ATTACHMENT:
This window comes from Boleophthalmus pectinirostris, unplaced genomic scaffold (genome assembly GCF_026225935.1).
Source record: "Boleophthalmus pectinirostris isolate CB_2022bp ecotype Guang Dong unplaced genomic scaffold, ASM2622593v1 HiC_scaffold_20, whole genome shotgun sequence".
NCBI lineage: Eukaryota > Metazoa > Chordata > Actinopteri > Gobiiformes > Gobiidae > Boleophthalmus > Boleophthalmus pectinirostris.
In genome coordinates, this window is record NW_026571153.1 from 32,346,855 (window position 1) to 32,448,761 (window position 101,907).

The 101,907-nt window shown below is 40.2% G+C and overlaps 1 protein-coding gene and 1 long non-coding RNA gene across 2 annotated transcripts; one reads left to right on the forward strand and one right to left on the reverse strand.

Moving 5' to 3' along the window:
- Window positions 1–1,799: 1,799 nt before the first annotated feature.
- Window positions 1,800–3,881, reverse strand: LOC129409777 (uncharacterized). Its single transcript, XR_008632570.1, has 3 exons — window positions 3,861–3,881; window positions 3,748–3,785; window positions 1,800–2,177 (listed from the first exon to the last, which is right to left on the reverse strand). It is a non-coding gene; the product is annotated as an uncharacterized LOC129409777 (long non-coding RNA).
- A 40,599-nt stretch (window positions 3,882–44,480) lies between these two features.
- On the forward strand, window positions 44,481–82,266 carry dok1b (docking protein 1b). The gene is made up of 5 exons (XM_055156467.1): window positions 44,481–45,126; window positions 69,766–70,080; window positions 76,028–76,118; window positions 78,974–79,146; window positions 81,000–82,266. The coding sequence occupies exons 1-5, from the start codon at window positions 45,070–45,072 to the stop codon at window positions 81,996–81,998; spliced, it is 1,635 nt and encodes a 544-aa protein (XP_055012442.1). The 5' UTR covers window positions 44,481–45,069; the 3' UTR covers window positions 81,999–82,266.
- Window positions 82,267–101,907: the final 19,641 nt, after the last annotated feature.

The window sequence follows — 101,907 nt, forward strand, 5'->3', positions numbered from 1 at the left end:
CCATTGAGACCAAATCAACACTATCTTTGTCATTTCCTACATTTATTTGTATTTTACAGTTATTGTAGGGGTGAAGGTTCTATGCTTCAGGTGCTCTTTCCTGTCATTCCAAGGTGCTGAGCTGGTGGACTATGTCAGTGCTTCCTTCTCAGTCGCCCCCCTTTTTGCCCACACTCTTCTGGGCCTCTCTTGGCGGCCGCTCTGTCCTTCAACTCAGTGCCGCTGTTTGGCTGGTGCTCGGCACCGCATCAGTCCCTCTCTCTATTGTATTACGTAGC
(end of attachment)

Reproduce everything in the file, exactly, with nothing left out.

This window comes from Boleophthalmus pectinirostris, unplaced genomic scaffold (genome assembly GCF_026225935.1).
Source record: "Boleophthalmus pectinirostris isolate CB_2022bp ecotype Guang Dong unplaced genomic scaffold, ASM2622593v1 HiC_scaffold_20, whole genome shotgun sequence".
NCBI lineage: Eukaryota > Metazoa > Chordata > Actinopteri > Gobiiformes > Gobiidae > Boleophthalmus > Boleophthalmus pectinirostris.
In genome coordinates, this window is record NW_026571153.1 from 32,346,855 (window position 1) to 32,448,761 (window position 101,907).

The 101,907-nt window shown below is 40.2% G+C and overlaps 1 protein-coding gene and 1 long non-coding RNA gene across 2 annotated transcripts; one reads left to right on the forward strand and one right to left on the reverse strand.

Moving 5' to 3' along the window:
- Window positions 1–1,799: 1,799 nt before the first annotated feature.
- Window positions 1,800–3,881, reverse strand: LOC129409777 (uncharacterized). Its single transcript, XR_008632570.1, has 3 exons — window positions 3,861–3,881; window positions 3,748–3,785; window positions 1,800–2,177 (listed from the first exon to the last, which is right to left on the reverse strand). It is a non-coding gene; the product is annotated as an uncharacterized LOC129409777 (long non-coding RNA).
- A 40,599-nt stretch (window positions 3,882–44,480) lies between these two features.
- On the forward strand, window positions 44,481–82,266 carry dok1b (docking protein 1b). The gene is made up of 5 exons (XM_055156467.1): window positions 44,481–45,126; window positions 69,766–70,080; window positions 76,028–76,118; window positions 78,974–79,146; window positions 81,000–82,266. The coding sequence occupies exons 1-5, from the start codon at window positions 45,070–45,072 to the stop codon at window positions 81,996–81,998; spliced, it is 1,635 nt and encodes a 544-aa protein (XP_055012442.1). The 5' UTR covers window positions 44,481–45,069; the 3' UTR covers window positions 81,999–82,266.
- Window positions 82,267–101,907: the final 19,641 nt, after the last annotated feature.

The window sequence follows — 101,907 nt, forward strand, 5'->3', positions numbered from 1 at the left end:
CCATTGAGACCAAATCAACACTATCTTTGTCATTTCCTACATTTATTTGTATTTTACAGTTATTGTAGGGGTGAAGGTTCTATGCTTCAGGTGCTCTTTCCTGTCATTCCAAGGTGCTGAGCTGGTGGACTATGTCAGTGCTTCCTTCTCAGTCGCCCCCCTTTTTGCCCACACTCTTCTGGGCCTCTCTTGGCGGCCGCTCTGTCCTTCAACTCAGTGCCGCTGTTTGGCTGGTGCTCGGCACCGCATCAGTCCCTCTCTCTATTGTATTACGTAGC